Dr. Dee Ford, program director of the National Telehealth Center of Excellence at the Medical University of South Carolina, demonstrates a telehealth visit. Photo courtesy of Medical University of South Carolina, Sarah Pack
August 24, 2021 — Telehealth came into its own during the COVID-19 pandemic, providing patients access to care in the face of social distancing restrictions. But long before, it had been offering medically underserved patients high-quality health care.
A new article in Telemedicine Reports outlines the Telehealth Service Implementation Model (TSIM), which was developed at the Medical University of South Carolina (MUSC). TSIM emerged out of MUSC’s own experience establishing a successful and comprehensive telehealth program. MUSC now offers more than 80 different telehealth services at nearly 275 clinical sites across South Carolina.
TSIM addresses the challenges associated with developing, implementing and sustaining a successful telehealth program. It provides a detailed roadmap for institutions that began to offer telehealth services during the pandemic and wish to find a sustainable way to continue to do so as well as for organizations that have not yet embarked on a telehealth journey.
Telehealth challenges the traditional roles, procedures and models of health care, according to Dee Ford, M.D., senior author of the article and program director of MUSC’s National Telehealth Center of Excellence, one of two federally recognized programs.
“One of the intrinsic challenges with telehealth is change,” explained Ford. “There is change for providers and change for patients when transitioning to telehealth. Ensuring, achieving and maintaining provider and patient engagement is absolutely critical in building a successful telehealth program.”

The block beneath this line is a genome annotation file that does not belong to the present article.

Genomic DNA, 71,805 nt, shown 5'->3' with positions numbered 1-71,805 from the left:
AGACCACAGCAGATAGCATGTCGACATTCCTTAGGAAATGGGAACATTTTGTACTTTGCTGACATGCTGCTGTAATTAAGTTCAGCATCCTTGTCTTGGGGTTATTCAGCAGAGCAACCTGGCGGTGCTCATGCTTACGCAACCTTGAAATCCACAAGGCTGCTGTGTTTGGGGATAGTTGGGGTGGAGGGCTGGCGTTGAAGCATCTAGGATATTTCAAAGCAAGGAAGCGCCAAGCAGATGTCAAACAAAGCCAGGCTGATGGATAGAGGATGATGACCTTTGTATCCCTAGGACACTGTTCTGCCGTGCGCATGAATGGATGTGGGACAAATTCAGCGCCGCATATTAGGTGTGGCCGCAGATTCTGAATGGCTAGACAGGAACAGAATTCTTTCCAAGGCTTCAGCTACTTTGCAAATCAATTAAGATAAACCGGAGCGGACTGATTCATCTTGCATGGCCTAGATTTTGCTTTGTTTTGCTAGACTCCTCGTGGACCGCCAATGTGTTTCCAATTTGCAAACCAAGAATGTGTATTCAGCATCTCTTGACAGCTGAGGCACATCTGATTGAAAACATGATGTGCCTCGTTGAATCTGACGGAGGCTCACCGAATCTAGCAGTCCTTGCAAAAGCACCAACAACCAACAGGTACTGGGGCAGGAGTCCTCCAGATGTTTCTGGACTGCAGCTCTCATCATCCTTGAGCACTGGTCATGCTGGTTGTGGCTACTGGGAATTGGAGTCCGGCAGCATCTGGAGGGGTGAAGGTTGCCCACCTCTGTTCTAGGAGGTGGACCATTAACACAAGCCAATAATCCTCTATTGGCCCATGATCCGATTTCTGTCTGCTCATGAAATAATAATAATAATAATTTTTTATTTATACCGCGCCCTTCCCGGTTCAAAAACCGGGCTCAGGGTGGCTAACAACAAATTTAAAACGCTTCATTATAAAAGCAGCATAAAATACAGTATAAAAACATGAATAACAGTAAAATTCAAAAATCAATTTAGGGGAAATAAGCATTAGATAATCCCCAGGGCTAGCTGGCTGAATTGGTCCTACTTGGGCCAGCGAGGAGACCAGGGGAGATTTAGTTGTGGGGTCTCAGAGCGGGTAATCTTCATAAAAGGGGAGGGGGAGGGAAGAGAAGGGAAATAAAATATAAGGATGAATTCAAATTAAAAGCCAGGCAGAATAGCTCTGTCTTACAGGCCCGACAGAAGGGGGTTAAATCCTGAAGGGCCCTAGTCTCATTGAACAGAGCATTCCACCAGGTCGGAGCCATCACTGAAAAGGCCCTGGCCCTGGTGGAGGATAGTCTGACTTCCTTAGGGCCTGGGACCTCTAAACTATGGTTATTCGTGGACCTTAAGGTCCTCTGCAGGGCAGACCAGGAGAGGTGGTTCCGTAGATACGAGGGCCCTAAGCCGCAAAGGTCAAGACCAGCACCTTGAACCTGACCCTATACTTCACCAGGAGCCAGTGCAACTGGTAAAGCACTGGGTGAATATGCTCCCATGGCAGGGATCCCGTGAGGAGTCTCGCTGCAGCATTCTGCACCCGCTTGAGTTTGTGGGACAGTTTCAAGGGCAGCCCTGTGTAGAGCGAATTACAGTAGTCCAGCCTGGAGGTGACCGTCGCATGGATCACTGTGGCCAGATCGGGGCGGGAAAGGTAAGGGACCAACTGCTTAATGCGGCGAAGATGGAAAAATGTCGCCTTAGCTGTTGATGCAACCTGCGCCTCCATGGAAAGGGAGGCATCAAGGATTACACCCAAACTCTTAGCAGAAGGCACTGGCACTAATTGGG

Additional barriers in developing and sustaining telehealth programs include technical, financial, regulatory and administrative burdens, explained Shawn Valenta, lead author of the article and vice president of healthcare cloud services at Wellpath. Valenta, who previously served as the administrator for the MUSC Health Center for Telehealth, was one of the creators of TSIM.
“Telehealth brings the expertise of health care providers together to develop clinical services provided via technology,” explained Valenta. “Navigating legal and regulatory barriers, as well as issues related to data, finance and technology, all create development and implementation challenges.”
TSIM helps health care institutions to pilot any turbulence they may encounter while incorporating telehealth services.
“TSIM organizes all of the steps involved in developing a telehealth program,” said Ford. “It is strategy driven and provides workflows for the clinical, administrative, regulatory and technology components of telehealth. TSIM doesn’t stop there, though; it continues into telehealth application and quality assessment.”
The value of telehealth became apparent during the COVID-19 pandemic, when many health care institutions invested in technology to establish their own telehealth programs so that they could continue to serve patients.
“There is a lot of investment in digital health technology, which is great, but an investment in how to use these technologies effectively – which is essentially TSIM – will endure even when technologies change,” said Valenta.
Ford and Valenta are among the editors of a TSIM-specific book being published by TSO, which can be preordered on its website. Other editors include James McElligott, M.D., Kathryn King, M.D., and Emily Warr, all of the Center for Telehealth, and Jillian Harvey, Ph.D., of the Department of Healthcare Leadership & Management in the College of Health Professions.
Ford and Valenta also edited an earlier book, titled Telemedicine: Overview and Application in Pulmonary, Critical Care, and Sleep Medicine, which addresses the implementation and management of telehealth in these fields, is available for purchase on the Springer website.
For more information: web.musc.edu/innovation/frd